MR: Chris, I have to ask you once more, what advice do you have for new artists?

CI: Get in a band and play every dive and honky-tonk you can find because not only will it teach you how to tune your guitar and put on a show, but you're going to have a ball. Look at me. I'm still doing it!

MR: Beautiful. Happy Holiday Chris!

CI: Have a good holiday.

Tour Dates
2013-12-10 Boulder, CO - Boulder Theater
2013-12-13 Waukegan, IL - Genesee Theatre
2013-12-14 Kent, OH - The Kent Stage
2013-12-16 Charlotte, NC - Knight Theatre
2013-12-17 Durham, NC - The Carolina Theatre
2013-12-20 West Palm Beach, FL - Kravis Center for the Performing Arts
2013-12-22 St. Petersburg, FL - The Mahaffey
2013-12-27 Rancho Mirage, CA - Agua Caliente Casino
2013-12-28 Sparks, NV - The Rose Ballroom at The Nugget

Transcribed by Galen Hawthorne


photo credit: Jake Colter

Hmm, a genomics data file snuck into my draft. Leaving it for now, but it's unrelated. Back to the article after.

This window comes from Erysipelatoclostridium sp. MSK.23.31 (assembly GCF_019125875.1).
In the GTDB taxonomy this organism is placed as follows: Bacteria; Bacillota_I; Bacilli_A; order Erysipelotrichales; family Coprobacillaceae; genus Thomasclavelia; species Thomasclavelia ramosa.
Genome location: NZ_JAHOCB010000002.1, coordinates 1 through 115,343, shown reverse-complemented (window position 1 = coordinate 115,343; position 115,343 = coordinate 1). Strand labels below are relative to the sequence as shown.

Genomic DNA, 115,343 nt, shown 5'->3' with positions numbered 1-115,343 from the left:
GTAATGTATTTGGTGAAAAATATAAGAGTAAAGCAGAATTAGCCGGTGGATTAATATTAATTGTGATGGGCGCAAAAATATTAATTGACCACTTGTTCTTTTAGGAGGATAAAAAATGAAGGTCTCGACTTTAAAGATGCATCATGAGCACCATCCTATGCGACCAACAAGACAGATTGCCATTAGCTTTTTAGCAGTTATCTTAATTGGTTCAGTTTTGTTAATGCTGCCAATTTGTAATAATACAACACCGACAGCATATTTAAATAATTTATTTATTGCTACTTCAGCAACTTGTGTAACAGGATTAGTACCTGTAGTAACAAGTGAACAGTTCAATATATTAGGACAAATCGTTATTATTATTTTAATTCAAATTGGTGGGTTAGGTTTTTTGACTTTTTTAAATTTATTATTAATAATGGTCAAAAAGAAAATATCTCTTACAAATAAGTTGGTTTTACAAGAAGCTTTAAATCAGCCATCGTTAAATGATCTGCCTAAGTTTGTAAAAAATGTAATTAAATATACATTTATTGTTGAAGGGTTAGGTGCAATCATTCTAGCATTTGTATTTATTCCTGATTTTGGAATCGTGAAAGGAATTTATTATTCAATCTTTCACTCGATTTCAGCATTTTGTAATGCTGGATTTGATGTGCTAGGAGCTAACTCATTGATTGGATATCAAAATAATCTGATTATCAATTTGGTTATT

According to The Record Company...

"The initial concept for the 'Baby I'm Broken' video was simply, "let's shoot anywhere but the living room!", which is where we write, record, rehearse, and also filmed a lot of our earliest videos. We brought in the very talented director Noel Maitland who found a great location near Koreatown, Los Angeles, California. We wanted to raise the production level from what we were used to, but still keep that element of what a typical live show of ours is like: loose, people dancing, singing, having fun, etc. So we invited some fans and friends down and just made a good time of it."


Recommended highly for those tired of trusting facts to posts on the internet...